The “Death” of PC Games

29 Nov
29 November 2009

I gave Dusty a hard time for his recent assertion that the death of PC gaming wasn’t due to MMOs but rather five years of shit games.  I probably should have beat him up for suggesting that there has been any “death” at all….

I’m not overly averse to reality and I can read NPD’s data as well as the next guy, so I’m not trying to suggest that the PC games market hasn’t been suffering based on that metric.

But that isn’t “death”.

Death is when something goes away and doesn’t come back.

Whale oil?  That’s a dead business.  You probably don’t want to go looking for VC for an 8 track cassette factory either.  Rotary phones?  Butter churns?  Traditional  retail stores for games?  Elvis, Elvis, and Elvis.  (Ha ha, just kidding about that last one, GameStop, everything is going to be fine.)

“Death” happens when the demand for a product shrinks, generally because something comes along and satisfies the need it served better (and / or cheaper).  Why don’t you ride a buggy to work anymore?  Because your horseless carriage has AC and it doesn’t eat the begonias when you park it out front.

So, if PC games are “dead” what is it that’s replacing them?

Is it consoles?

That is (or was) a popular hypothesis, but no.  These two platforms have coexisted since the dawn of time (Atari 2600 – 1977, Apple II – 1977).  They have always served different audiences.  In 1980 you weren’t plugging a keyboard into your Intellivision to play Zork.  Today you aren’t plugging a guitar into your PC to play Rock Band.

(Stop there for a second — attempt to even imagine the series of events that would lead to you and three of your friends standing around your monitor playing Rock Band.)

These are different animals.  If you draw a Venn for the content (or the audiences) there is plenty of intersection but they continue to exist independently because there are other things in their sets.  Consoles deliver a different gaming experience, generally in a different place (the living room), and vastly more suited to group entertainment.  But the key word is “different” — console games aren’t PC games but better or PC games but worse, they’re just console games.

Maybe it’s the “social network” games that are getting so much press now?

No again.  And for similar core reasons, just amplified to a billion.  As much as I love reading twelve thousand messages an hour about the scared turkey you found or the poker chip you’re looking for, this really doesn’t scratch the same gaming itch that, say, Dragon Age does.

PC gaming isn’t going away because there’s no reason for it to go away.  There’s nothing replacing the experience delivered by PC gaming.  (Console gaming and social-casual gaming aren’t going away either, for the same reasons.)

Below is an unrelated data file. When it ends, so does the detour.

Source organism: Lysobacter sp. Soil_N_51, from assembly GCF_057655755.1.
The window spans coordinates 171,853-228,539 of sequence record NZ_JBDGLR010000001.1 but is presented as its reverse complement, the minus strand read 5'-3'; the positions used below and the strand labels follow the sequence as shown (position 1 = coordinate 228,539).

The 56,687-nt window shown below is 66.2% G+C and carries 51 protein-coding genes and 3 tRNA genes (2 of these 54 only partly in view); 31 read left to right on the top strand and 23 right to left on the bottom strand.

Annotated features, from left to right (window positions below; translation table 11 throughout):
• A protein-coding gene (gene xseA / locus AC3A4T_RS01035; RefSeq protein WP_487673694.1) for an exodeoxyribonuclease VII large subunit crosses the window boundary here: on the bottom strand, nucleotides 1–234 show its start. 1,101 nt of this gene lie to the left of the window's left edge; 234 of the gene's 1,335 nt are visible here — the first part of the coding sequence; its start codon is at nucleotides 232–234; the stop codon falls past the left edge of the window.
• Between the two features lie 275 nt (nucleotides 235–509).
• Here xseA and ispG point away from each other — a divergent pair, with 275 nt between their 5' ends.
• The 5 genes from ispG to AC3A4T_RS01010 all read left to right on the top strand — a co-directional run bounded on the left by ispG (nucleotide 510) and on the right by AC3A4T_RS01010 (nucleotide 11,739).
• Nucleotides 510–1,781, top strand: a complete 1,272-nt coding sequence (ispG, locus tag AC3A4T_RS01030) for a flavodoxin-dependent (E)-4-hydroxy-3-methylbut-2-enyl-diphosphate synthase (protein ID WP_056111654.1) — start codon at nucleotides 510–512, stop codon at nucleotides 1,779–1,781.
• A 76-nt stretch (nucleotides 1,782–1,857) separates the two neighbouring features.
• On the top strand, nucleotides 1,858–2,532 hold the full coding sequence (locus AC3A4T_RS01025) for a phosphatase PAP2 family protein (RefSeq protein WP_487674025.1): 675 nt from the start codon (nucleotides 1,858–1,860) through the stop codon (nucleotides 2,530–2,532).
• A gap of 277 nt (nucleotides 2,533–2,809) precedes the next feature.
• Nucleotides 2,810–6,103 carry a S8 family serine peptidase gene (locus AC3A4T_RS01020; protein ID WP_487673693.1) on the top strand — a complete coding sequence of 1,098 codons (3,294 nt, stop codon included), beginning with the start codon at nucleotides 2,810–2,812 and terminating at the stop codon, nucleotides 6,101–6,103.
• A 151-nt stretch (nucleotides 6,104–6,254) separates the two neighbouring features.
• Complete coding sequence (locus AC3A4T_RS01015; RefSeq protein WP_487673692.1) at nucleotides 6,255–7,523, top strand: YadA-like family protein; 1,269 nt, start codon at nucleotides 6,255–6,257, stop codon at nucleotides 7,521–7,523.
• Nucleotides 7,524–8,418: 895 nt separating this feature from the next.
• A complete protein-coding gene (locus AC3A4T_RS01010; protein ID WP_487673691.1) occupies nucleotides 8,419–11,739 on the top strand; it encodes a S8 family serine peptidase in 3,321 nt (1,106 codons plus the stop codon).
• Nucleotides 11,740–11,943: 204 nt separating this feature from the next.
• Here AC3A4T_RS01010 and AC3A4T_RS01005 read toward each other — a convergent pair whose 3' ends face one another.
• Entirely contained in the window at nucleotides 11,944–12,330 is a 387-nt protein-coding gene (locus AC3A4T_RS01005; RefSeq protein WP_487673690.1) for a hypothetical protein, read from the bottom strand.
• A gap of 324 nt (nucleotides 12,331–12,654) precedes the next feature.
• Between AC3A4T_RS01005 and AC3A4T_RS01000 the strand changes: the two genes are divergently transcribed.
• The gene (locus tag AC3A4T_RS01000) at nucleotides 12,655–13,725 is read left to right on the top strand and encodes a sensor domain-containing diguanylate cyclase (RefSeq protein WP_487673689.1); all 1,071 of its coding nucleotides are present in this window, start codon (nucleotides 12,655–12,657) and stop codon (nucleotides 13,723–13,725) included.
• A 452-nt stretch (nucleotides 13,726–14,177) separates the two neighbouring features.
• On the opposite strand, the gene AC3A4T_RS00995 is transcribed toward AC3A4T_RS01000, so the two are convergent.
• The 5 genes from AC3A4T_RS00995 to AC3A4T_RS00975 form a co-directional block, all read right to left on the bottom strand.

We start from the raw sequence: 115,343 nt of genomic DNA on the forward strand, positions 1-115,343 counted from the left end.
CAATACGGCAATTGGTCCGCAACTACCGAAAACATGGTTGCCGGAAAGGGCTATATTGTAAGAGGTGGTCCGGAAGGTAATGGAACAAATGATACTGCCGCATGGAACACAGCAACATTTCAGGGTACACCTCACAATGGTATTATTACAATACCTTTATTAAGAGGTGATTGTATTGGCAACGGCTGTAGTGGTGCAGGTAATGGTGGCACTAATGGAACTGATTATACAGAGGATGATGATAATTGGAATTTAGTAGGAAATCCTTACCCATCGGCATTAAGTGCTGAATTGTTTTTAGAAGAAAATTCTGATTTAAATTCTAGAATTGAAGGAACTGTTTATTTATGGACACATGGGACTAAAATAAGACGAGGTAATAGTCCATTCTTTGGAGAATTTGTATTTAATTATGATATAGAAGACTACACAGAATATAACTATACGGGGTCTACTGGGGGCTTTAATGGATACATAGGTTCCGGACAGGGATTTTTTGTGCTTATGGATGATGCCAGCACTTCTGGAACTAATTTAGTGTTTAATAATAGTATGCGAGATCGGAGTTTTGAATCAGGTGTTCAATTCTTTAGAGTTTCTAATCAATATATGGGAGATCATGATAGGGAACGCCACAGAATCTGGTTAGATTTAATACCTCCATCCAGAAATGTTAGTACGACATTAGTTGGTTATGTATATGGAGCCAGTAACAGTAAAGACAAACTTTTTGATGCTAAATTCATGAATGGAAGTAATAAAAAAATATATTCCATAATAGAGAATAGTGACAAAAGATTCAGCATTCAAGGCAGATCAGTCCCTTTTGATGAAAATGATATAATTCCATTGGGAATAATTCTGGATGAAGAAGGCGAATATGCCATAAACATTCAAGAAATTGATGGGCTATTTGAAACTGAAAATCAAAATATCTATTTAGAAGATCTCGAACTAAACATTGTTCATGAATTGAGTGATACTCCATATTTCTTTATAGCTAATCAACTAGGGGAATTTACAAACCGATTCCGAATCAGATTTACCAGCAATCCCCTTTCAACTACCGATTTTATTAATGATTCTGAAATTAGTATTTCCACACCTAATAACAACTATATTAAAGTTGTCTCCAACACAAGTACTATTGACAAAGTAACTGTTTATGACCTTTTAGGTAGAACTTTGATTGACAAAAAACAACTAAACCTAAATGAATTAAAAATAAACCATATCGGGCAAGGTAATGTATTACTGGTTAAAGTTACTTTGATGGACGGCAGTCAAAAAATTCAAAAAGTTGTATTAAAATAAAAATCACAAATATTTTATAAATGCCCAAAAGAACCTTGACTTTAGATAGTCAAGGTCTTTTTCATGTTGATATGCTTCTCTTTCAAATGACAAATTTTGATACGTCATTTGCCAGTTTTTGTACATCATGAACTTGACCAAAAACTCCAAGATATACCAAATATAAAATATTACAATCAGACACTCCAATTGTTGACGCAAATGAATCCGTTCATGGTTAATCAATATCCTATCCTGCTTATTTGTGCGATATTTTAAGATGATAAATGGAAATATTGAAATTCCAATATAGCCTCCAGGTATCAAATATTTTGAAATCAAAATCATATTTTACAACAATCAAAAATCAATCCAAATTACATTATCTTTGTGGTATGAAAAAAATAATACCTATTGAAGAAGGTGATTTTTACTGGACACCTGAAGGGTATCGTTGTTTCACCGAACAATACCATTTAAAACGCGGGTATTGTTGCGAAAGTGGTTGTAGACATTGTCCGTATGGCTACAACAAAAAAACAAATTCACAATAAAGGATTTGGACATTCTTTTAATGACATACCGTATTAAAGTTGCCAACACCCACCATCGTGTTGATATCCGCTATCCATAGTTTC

Ok, so if they aren’t dead, what’s the deal?  Something is clearly happening, right?


For the most part, the market forces in the games business have been the large publishers, companies like EA and Activision.  These companies are public.  As public companies, they have stockholders and their stockholders influence their behavior by buying and selling their stock.

Now, this might come as a shock but, many stockholders (individuals and institutions included) are (A) irrational and (B) fairly clueless about the fundamental operation of the company they own shares of.

Irrationality includes a general disdain for return on investment.  The big players in the business aren’t exciting to many investors if they’re “just” making money.  The excitement is in growth.  Growth is what makes a CEO’s shares go from oh, say  $1.03 each to between $11.43 and $11.54 each.  Hence, these companies pursue strategies with the potential for growth.  The bigger the better.

Now stir in general cluelessness.  Let’s say you’re an analyst at an institutional investment firm.  You don’t really play games or know much about games or understand how games are made but you know that Microsoft is into this whole games thing and your firm has a zillion billion shares of MSFT.  Along comes Nintendo with the Wii and all you hear is Wii bowling and Wii-motes and Wii sports and people are saying things like “the future of” and “revolutionary” and “mass market” and it’s making your little head hurt.  You can’t even annihilate the value of thousands of pension funds for ten freaking minutes without hearing something about the Wii.

But you know MSFT doesn’t have a Wii…and sooooo many people are talking about it…so you start asking MSFT some questions.  Questions like:  “As people who own zillions of shares of your stock and who might sell a giant chunk of that if you disappoint us, can you tell us what you are doing to get a piece of the casual space Wii thing goldmine?”

Don’t think that’s how it works?  Why do you think EA paid $680M for Jamdat?  Why do you think they dropped $300M on Playfish?

2005 EA investor meeting: “What’s our strategy for this cellphone games thing?”

2009 EA investor meeting: “What’s our strategy for this social games thing?

Now remember, these are the guys who determine, to a great extent, what games get made.  Historically, few developers have been able to self-finance and very few have been able to self-publish.  If a dev wants funding and to make a game and retail space, they generally need to deal with a publisher.